In order to determine the total pressure at impeller exit using the measured static pressure, a blockage factor had to be taken into account which in the present case was assumed to be constant for all operating points (17%, according to an initial 3d flow calculation). This value, together with the measured shroud static pressure taken as representative for the whole rotor exit area, influences the result. Compared to a blockage factor of 0%, a value of 17% increases the determined total pressure ratio for the rotor.
Measured Data
The derived total pressure rise, total temperature ratio and efficiency for rotor and stage as a function of mass flow are stored in data file char1.dat.
Test Case EXP2(Laser Velocimetry Measurements)
Description of Experiment
Test case EXP2 refers to laser velocimetry measurements (L2F) within the impeller channel passage. The positions of the laser measurement planes are indicated in Fig. 2.1. The plane numbers are related to 10times the relative distance m/m_{max} along the shroud, where m_{max} is the distance from leading edge to trailing edge. At each plane laser measurements were carried out at several relative span positions z/h (see Tab. EXPC) with a maximum of 16 circumferential positions x/t between the blades. Upstream of the splitter leading edge there were 32 circumferential positions between the two main blades.
Laser Measurement Planes 
 
10 
20 
30 
40 
50 
60 
70 
80 
90 
95  
20 










10 










0 










5 










10 










20 










40 










60 










80 










100 










Table EXPC Overview of measurement locations
Fig. 2.2 Position of Laser Measurement Planes
For the Laser data the mean velocity was found by integration across the exit area. The total temperature was derived from the absolute circumferential velocity component by applying the Euler equation. Adding the diffuser pressure loss to the measured pressure at the diffuser exit delivered the total pressure at rotor exit during Laser measurements.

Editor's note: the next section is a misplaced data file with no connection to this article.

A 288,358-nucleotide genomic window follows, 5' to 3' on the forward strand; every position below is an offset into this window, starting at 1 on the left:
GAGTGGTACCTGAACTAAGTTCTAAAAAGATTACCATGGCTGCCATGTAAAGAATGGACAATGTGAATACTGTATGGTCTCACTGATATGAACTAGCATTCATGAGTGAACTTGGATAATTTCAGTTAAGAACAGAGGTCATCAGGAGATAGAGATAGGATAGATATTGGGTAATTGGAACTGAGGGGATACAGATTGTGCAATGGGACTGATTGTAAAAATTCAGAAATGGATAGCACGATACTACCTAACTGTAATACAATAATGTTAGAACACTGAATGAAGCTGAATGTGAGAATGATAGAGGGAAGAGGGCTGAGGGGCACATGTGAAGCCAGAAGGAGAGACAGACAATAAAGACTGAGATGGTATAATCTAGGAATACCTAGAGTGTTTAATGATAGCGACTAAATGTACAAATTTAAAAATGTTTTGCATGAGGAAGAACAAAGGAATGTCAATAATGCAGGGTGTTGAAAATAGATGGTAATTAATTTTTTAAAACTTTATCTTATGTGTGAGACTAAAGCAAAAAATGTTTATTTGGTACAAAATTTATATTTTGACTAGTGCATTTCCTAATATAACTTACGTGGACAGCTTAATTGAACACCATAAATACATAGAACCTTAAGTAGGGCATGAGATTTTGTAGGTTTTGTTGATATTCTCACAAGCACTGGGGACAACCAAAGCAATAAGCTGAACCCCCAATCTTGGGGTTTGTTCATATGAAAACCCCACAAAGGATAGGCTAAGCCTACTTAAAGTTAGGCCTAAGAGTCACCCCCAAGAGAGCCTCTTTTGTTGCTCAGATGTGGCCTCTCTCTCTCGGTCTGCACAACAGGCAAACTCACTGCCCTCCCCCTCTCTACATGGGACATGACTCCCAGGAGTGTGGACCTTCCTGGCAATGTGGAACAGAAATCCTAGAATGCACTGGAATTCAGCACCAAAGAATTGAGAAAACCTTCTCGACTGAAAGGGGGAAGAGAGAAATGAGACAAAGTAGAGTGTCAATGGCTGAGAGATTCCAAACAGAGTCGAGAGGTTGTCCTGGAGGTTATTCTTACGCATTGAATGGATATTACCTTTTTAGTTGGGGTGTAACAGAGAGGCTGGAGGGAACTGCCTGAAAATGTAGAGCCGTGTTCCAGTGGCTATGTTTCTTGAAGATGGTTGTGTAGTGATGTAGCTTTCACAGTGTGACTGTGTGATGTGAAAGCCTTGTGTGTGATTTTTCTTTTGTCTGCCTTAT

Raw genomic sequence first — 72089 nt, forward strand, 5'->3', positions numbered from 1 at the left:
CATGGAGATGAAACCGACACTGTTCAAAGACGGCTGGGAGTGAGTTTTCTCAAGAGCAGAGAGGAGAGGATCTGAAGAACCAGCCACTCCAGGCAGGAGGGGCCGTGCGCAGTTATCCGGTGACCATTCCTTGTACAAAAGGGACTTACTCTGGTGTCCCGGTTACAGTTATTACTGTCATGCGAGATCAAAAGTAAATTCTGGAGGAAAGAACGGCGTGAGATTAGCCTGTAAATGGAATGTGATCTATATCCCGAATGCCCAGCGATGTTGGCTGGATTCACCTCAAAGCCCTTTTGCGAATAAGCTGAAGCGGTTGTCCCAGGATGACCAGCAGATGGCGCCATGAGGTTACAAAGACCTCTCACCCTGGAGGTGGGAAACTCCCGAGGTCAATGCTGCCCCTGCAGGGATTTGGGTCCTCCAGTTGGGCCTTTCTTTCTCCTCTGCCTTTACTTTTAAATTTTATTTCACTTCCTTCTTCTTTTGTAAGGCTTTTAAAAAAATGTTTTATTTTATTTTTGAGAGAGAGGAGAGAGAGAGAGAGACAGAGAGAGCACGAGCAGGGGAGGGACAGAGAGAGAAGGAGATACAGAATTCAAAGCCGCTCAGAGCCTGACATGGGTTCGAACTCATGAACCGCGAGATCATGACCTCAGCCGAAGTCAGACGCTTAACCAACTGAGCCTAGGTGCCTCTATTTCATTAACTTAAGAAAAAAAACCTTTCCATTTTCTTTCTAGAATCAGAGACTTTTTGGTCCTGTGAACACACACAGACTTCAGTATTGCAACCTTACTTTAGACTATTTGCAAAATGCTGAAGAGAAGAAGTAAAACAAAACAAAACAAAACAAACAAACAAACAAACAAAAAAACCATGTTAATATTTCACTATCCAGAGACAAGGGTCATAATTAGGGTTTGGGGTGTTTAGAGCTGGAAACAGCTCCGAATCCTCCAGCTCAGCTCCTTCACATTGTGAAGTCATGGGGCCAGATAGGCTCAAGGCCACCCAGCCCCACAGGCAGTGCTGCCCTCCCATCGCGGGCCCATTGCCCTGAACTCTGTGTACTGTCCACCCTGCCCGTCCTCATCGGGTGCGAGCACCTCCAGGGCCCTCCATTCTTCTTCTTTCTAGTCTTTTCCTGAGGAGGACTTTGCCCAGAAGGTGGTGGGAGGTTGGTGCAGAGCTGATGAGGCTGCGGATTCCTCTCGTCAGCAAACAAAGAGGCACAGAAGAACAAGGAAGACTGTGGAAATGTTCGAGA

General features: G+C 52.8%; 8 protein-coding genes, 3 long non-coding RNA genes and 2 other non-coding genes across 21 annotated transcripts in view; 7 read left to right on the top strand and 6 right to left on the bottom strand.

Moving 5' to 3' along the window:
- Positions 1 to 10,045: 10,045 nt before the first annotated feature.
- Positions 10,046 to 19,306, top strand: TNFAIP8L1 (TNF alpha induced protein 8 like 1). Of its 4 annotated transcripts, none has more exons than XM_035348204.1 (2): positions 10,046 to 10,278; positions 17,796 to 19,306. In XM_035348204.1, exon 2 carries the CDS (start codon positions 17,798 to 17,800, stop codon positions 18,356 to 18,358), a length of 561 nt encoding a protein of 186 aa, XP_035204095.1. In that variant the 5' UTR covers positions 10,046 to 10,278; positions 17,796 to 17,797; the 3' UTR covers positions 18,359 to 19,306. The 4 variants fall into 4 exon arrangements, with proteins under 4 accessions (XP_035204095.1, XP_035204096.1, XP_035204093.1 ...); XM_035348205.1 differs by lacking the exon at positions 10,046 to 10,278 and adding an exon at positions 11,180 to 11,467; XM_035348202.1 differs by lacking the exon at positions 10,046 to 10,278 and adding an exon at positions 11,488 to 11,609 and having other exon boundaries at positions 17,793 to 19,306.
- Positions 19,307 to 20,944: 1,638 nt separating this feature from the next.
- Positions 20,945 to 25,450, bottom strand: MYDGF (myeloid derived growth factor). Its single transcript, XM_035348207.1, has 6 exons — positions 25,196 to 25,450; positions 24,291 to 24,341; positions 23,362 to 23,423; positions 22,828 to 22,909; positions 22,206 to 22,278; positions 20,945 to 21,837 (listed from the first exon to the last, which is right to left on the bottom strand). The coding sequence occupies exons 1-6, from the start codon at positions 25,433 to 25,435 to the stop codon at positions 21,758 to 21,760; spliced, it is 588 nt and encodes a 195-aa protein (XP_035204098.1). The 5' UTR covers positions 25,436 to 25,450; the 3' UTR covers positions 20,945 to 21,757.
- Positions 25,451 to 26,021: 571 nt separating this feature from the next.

Boundary Data
Rotor speed and mass flow rate were kept constant with 50'000 rpm, 2.54 kg/s respectively, corresponding to the design point. The laser measurements are triggered circumferentially pointbypoint on surfaces of revolution with respect to the absolute frame of reference. Based on that data, distributions of relative flow motion are derived for presentation on cross flow planes traversed by the laser beam.
The diffuser loss necessary for the determination of the total pressure at rotor exit during the Laser measurements were calculated with the equation of mass conservation and the moment of momentum equation. The surface roughness was taken into account by a constant friction coefficient of 0.024.
No turbulence data are available.
Measurement Errors
The L2F method is only capable of measuring the velocity component perpendicular to the laser beam. Therefore the measured velocity is always equal or smaller than the actual velocity. As the laser beam was positioned perpendicular to the casing, the error increases towards the hub (see for example Fig. 2.2, plane 4).
Measured Data
The experimental relative Mach number was computed from measured velocity and inlet temperature by applying the equation of constant rothalpy. The data for planes 2 to 10 are stored in L2f_*.dat (see Table EXPB).
© copyright ERCOFTAC 2004
Contributors: Beat Ribi; Frank Sieverding  MAN Turbomaschinen AG Schweiz; Sulzer Innotec AG